China's exports beat gloomy forecasts to rebound in May though imports sank more than expected as the trade war with the United States heats up, official data showed Monday.
The spat between the world's top two economies escalated last month, with President Donald Trump increasing tariffs on $200 billion in Chinese goods.
But Chinese exports to the world bounced back to rise 1.1 percent last month after falling 2.7 percent in April, according to customs data.
Analysts surveyed by Bloomberg News had forecast a 3.9 percent drop.
Imports, however, plummeted 8.5 percent after rising 4.0 percent in April.
The trade surplus surged to $41.7 billion in May compared with $13.8 billion the previous month.
Trade talks between the United States and China have stalled while the two countries have threatened to slap more sanctions on each other.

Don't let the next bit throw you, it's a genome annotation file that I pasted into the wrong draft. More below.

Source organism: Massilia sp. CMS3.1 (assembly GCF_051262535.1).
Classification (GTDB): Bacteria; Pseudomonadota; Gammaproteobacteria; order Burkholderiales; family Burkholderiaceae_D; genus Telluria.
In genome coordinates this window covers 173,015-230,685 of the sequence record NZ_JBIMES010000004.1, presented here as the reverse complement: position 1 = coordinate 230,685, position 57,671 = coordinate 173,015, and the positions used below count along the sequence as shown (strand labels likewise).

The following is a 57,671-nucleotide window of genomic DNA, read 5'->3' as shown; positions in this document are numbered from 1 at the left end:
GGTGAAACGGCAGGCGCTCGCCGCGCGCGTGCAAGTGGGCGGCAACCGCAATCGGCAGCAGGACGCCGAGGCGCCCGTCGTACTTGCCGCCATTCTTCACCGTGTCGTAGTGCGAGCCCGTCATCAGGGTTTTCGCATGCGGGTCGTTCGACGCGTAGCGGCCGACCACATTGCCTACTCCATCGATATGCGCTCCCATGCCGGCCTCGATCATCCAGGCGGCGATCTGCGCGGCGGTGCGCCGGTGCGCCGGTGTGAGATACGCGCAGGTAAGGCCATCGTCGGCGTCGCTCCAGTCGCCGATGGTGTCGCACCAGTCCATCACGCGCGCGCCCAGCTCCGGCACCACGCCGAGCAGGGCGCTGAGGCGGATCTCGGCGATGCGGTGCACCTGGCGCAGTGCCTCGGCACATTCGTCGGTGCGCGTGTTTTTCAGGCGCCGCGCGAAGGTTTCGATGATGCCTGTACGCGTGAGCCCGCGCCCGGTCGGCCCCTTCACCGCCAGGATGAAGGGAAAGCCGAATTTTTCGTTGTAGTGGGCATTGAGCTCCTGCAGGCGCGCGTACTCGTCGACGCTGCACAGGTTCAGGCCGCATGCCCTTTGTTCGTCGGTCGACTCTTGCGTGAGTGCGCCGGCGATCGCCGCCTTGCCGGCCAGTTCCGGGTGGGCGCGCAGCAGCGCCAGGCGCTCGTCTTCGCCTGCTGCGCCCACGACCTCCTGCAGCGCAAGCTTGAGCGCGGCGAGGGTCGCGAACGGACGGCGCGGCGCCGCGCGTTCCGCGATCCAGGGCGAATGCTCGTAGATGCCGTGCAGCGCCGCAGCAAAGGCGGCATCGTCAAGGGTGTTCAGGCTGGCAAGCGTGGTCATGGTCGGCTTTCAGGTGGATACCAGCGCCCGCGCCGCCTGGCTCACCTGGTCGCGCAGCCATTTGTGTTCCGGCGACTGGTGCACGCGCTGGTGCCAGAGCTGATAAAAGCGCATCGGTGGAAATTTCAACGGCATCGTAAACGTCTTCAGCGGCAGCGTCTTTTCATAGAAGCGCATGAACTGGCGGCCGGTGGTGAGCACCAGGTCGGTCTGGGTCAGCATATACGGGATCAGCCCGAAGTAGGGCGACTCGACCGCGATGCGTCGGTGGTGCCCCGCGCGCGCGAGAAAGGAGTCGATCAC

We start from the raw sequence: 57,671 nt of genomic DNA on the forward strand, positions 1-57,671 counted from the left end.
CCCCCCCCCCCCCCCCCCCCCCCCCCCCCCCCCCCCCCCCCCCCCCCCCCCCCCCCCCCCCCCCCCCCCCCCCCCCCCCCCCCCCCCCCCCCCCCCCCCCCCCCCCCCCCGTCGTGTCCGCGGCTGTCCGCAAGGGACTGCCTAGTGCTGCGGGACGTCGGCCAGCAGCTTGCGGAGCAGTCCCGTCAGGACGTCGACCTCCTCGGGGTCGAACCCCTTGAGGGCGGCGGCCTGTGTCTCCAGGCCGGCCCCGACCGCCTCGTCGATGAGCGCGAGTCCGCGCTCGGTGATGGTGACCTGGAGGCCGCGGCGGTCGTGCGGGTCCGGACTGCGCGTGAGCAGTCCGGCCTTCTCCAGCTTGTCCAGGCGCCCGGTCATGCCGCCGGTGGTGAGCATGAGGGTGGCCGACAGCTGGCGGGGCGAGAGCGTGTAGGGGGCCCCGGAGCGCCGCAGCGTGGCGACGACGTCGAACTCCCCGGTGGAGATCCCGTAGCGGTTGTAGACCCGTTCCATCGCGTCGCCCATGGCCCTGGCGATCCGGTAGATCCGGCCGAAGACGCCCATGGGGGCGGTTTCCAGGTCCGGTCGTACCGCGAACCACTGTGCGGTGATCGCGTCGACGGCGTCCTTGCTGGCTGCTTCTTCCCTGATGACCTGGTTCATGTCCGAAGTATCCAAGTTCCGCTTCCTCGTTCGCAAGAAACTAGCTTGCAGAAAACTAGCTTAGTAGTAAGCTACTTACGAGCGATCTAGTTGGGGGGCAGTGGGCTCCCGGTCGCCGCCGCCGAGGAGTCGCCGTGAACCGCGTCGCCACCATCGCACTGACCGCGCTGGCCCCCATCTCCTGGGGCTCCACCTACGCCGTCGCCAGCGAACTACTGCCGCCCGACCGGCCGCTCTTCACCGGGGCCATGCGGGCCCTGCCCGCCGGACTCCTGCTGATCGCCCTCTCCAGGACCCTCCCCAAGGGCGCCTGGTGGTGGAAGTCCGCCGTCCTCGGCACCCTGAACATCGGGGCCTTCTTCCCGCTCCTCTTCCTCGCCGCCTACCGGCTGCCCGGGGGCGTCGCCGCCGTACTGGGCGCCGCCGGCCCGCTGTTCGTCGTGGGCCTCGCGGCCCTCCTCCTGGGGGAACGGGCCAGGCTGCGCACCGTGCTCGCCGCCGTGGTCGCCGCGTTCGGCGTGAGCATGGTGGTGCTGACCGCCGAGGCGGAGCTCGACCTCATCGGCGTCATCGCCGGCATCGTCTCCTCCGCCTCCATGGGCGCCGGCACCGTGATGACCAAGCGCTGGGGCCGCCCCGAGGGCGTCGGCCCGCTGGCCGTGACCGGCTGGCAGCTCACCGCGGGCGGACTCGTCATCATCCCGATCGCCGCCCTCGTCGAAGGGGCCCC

Trump has blacklisted Chinese telecom giant Huawei and warned that he could impose tariffs on nearly all remaining products from China, worth more than $300 billion.
Beijing responded to Trump's latest tariff hike by increasing levies on $60 billion in US products on June 1.
China is also preparing its own blacklist of "unreliable" companies and has suggested that it could halt exports of rare earths - key to the production of many high-tech goods - to the United States.
Trump is expected to meet Chinese President Xi Jinping at the G20 summit in Japan at the end of the month.
US Treasury Secretary Steven Mnuchin said at a G20 meeting of finance ministers Saturday that any potential deal with China will wait until the two presidents meet later this month, but Washington was ready to impose new tariffs if talks fail.